- The specific question that SOCC leaders allegedly asked Horwitz — “given your strong Jewish identity, how would you vote on divestment?” — is not obviously anti-Semitic. Divestment from Israel is an important issue on SOCC’s political agenda, and Horwitz made her Judaism a central theme of her campaign. I don’t think it would be anti-Semitic for someone to ask me if my “Jewish identity” affects the way I feel about the world’s only Jewish state, and, by extension, the way I feel about worldwide efforts to single it out for demonization (it does). There may be extenuating circumstances regarding the tone and context of the SOCC question, but the words themselves are not offensive to me. The Review’s allegations that SOCC ordered candidates to refrain from associating with Jewish student groups are obviously an entirely different matter, but as far as I can tell, they have never been substantiated.
- That said, this story made it to the New York Times’ most-read list for a reason. Specifically, it touched on the well-founded perception that anti-Semitism on the global left — and the campus left, in particular — is on the rise. (SOCC is one of the critical institutions in Stanford’s activist left-wing community). Jeffrey Goldberg’s recent Atlantic cover story showed that while right-wing anti-Semitism is still extant in parts of Europe, Jews are increasingly being abandoned by left-wing, pro-Muslim political forces as well. More important, the Molly Horwitz incident came on the heels of an unambiguous case of anti-Semitic prejudice at another prestigious West Coast institution: In February, the UCLA student government embarked on an extended, videotaped discussion about whether a Jewish student was fit to serve on the student Judicial Council. These events are of a piece with the tendency of the far left to construct rigid hierarchies of oppression, in which Jews are presumed to be on the wealthy, white, and privileged end. That is the real story here, even if the question posed to Molly Horwitz is not a particularly good example.
- There is something ironic about the right-wing response to this episode. It’s ironic that the Stanford Review — the libertarian-leaning newspaper that has historically been the scourge of political correctness at Stanford — is the outlet that first reported this story and prompted university officials to commence an Orwellian “investigation” against SOCC for asking a supposedly inappropriate question. It’s ironic that conservative commentators at publications like Commentary and Minding the Campus — outlets that routinely denounce campus hysteria over “microaggressions” against racial and sexual minorities — find this alleged microaggression against a Jewish student so deeply problematic. Now, conservatives might argue (plausibly) that there is a double standard on the left when it comes to microaggressions. Microaggressions against women, gays and African Americans are punished severely, while microaggressions against Jews and other “unapproved” minorities are given a pass. Therefore, the argument goes, the outrage should be distributed evenly: If the left is going to police the right for microaggressions against people of color, the right should police the left for microaggressions against Jews.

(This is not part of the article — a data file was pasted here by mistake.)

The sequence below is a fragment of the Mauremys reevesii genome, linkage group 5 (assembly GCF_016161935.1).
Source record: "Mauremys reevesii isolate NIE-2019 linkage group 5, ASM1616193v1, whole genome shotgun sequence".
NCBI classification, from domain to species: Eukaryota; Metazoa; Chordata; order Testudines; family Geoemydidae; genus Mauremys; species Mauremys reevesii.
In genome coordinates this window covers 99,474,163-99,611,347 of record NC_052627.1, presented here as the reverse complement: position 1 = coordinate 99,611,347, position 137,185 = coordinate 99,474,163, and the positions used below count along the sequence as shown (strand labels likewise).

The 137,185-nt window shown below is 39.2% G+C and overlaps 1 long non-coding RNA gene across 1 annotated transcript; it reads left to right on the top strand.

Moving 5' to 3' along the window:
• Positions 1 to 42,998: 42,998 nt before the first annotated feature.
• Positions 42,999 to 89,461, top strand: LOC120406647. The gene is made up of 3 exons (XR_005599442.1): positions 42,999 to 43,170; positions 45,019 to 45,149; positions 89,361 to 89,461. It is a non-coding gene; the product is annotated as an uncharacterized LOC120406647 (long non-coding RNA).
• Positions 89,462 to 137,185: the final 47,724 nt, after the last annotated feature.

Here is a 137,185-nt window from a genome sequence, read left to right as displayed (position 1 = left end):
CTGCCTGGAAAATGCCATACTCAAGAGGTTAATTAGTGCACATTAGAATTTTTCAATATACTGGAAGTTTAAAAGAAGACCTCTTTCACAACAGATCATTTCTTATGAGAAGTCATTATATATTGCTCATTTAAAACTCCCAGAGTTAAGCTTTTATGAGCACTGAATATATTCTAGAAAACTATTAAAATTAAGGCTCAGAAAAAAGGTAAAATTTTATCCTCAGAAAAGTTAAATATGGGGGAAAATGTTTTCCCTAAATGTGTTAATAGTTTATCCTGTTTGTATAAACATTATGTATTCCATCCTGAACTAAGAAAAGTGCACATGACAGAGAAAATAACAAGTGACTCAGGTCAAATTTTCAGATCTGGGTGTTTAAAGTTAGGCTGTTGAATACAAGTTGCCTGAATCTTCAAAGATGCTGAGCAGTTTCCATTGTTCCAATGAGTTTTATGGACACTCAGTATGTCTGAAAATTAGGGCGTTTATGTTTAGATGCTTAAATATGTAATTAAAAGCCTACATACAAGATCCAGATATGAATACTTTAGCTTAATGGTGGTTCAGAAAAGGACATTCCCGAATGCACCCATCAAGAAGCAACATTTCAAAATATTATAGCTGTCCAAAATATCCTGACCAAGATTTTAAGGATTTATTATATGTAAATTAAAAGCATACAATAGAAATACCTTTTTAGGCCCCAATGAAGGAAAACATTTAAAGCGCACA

- This brings me to my fourth point, which is that the model I just described — an escalating outrage olympics, with each side lashing out at the other side in response to minor perceived slights — strikes me as the wrong approach. Instead of jumping down the throats of people who make mildly offensive comments about some minority group, we should be charitable and extend them the benefit of the doubt. Instead of trying to make sure that the outrage is distributed equally, we should try to reduce the overall level of outrage. That’s not to say that we shouldn’t be vigilant about fighting anti-Semitism, just as we should be vigilant about fighting racism and sexism. But it’s important that we don’t allow our politics to descend even further into competing claims of grievance and victimhood. Both sides would be well-served by a political climate that is more civil and forgiving.
Jason Willick, a senior studying history, is the editor in chief of Stanford Political Journal.